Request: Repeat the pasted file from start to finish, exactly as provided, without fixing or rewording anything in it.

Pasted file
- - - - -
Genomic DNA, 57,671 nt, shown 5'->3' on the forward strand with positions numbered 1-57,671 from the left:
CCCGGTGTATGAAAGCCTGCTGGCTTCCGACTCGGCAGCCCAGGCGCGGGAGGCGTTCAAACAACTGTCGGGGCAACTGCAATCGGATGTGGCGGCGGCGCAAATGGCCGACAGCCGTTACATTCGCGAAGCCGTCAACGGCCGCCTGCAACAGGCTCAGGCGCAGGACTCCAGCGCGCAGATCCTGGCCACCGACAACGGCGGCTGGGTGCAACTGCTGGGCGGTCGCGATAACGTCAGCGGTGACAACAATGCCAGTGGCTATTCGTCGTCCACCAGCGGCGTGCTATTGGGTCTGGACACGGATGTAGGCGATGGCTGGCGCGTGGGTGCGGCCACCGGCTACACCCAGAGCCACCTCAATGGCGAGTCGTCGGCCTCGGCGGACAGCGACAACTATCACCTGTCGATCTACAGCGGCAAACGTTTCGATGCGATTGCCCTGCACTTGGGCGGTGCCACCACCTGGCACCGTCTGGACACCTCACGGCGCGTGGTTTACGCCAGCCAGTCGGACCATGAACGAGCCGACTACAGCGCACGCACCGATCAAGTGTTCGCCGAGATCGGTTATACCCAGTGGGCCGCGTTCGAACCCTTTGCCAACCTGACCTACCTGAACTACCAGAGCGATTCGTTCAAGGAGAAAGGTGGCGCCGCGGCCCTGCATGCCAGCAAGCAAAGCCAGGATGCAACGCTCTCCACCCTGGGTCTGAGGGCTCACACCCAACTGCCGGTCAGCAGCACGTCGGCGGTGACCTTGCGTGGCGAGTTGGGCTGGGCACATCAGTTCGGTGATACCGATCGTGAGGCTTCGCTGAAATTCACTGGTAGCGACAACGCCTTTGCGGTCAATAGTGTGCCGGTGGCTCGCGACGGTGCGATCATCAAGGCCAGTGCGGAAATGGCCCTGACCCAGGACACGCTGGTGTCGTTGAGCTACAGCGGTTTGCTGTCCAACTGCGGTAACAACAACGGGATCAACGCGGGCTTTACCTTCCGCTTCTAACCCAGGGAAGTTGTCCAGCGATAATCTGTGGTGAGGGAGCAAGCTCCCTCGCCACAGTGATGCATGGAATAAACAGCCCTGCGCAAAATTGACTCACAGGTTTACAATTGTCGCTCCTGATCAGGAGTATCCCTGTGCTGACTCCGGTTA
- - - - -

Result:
Genomic DNA, 57,671 nt, shown 5'->3' on the forward strand with positions numbered 1-57,671 from the left:
CCCGGTGTATGAAAGCCTGCTGGCTTCCGACTCGGCAGCCCAGGCGCGGGAGGCGTTCAAACAACTGTCGGGGCAACTGCAATCGGATGTGGCGGCGGCGCAAATGGCCGACAGCCGTTACATTCGCGAAGCCGTCAACGGCCGCCTGCAACAGGCTCAGGCGCAGGACTCCAGCGCGCAGATCCTGGCCACCGACAACGGCGGCTGGGTGCAACTGCTGGGCGGTCGCGATAACGTCAGCGGTGACAACAATGCCAGTGGCTATTCGTCGTCCACCAGCGGCGTGCTATTGGGTCTGGACACGGATGTAGGCGATGGCTGGCGCGTGGGTGCGGCCACCGGCTACACCCAGAGCCACCTCAATGGCGAGTCGTCGGCCTCGGCGGACAGCGACAACTATCACCTGTCGATCTACAGCGGCAAACGTTTCGATGCGATTGCCCTGCACTTGGGCGGTGCCACCACCTGGCACCGTCTGGACACCTCACGGCGCGTGGTTTACGCCAGCCAGTCGGACCATGAACGAGCCGACTACAGCGCACGCACCGATCAAGTGTTCGCCGAGATCGGTTATACCCAGTGGGCCGCGTTCGAACCCTTTGCCAACCTGACCTACCTGAACTACCAGAGCGATTCGTTCAAGGAGAAAGGTGGCGCCGCGGCCCTGCATGCCAGCAAGCAAAGCCAGGATGCAACGCTCTCCACCCTGGGTCTGAGGGCTCACACCCAACTGCCGGTCAGCAGCACGTCGGCGGTGACCTTGCGTGGCGAGTTGGGCTGGGCACATCAGTTCGGTGATACCGATCGTGAGGCTTCGCTGAAATTCACTGGTAGCGACAACGCCTTTGCGGTCAATAGTGTGCCGGTGGCTCGCGACGGTGCGATCATCAAGGCCAGTGCGGAAATGGCCCTGACCCAGGACACGCTGGTGTCGTTGAGCTACAGCGGTTTGCTGTCCAACTGCGGTAACAACAACGGGATCAACGCGGGCTTTACCTTCCGCTTCTAACCCAGGGAAGTTGTCCAGCGATAATCTGTGGTGAGGGAGCAAGCTCCCTCGCCACAGTGATGCATGGAATAAACAGCCCTGCGCAAAATTGACTCACAGGTTTACAATTGTCGCTCCTGATCAGGAGTATCCCTGTGCTGACTCCGGTTA